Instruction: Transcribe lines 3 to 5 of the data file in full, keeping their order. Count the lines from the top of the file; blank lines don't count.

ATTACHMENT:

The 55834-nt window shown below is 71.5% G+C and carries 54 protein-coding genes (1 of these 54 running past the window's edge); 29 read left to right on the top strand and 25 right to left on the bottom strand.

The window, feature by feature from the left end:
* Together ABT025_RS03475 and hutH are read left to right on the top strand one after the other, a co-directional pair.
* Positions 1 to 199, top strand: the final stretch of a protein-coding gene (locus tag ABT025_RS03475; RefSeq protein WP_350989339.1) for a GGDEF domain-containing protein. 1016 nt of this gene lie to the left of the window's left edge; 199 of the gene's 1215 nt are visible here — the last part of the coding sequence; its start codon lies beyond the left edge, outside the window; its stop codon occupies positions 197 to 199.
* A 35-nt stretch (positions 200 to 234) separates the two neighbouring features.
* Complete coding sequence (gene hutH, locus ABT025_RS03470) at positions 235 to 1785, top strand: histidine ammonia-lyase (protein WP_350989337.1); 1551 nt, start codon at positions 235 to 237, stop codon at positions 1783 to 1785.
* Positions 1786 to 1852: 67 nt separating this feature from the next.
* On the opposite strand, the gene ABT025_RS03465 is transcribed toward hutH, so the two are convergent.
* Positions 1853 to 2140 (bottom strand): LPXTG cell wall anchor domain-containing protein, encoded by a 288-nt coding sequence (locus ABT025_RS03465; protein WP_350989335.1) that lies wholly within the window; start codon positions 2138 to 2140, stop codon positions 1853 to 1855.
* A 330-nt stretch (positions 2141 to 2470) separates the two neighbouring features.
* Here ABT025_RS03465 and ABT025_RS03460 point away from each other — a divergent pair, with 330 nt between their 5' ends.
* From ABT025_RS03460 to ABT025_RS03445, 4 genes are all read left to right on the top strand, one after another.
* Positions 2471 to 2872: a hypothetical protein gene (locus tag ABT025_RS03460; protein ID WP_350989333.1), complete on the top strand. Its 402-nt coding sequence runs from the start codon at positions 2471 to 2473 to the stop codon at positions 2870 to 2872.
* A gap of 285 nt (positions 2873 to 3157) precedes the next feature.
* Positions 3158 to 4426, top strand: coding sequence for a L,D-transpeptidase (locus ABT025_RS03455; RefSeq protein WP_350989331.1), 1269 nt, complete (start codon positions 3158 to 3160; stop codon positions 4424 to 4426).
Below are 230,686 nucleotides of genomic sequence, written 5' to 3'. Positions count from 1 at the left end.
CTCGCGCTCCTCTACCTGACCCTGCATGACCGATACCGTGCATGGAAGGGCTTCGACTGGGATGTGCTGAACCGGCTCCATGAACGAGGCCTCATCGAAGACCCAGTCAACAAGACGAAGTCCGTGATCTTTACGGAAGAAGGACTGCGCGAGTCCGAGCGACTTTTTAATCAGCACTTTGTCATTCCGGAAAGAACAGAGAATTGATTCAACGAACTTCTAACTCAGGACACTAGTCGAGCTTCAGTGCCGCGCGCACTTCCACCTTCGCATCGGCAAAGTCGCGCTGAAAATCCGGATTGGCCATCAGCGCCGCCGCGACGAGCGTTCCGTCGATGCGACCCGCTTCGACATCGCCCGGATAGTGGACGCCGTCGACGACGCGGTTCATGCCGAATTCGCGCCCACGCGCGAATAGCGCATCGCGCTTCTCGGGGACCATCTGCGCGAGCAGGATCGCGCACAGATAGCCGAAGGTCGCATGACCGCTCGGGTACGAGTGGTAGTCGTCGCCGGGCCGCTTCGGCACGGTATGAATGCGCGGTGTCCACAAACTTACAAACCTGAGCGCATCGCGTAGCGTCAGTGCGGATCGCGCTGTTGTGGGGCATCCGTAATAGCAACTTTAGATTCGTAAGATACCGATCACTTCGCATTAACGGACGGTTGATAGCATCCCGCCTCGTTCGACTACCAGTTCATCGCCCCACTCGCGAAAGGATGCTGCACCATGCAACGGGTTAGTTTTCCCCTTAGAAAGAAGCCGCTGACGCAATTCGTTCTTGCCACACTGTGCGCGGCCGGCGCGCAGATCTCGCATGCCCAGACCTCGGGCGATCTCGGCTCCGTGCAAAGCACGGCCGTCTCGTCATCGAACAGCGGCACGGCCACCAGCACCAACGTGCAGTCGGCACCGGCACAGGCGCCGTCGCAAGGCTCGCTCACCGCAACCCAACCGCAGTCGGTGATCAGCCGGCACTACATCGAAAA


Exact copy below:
* Together ABT025_RS03475 and hutH are read left to right on the top strand one after the other, a co-directional pair.
* Positions 1 to 199, top strand: the final stretch of a protein-coding gene (locus tag ABT025_RS03475; RefSeq protein WP_350989339.1) for a GGDEF domain-containing protein. 1016 nt of this gene lie to the left of the window's left edge; 199 of the gene's 1215 nt are visible here — the last part of the coding sequence; its start codon lies beyond the left edge, outside the window; its stop codon occupies positions 197 to 199.
* A 35-nt stretch (positions 200 to 234) separates the two neighbouring features.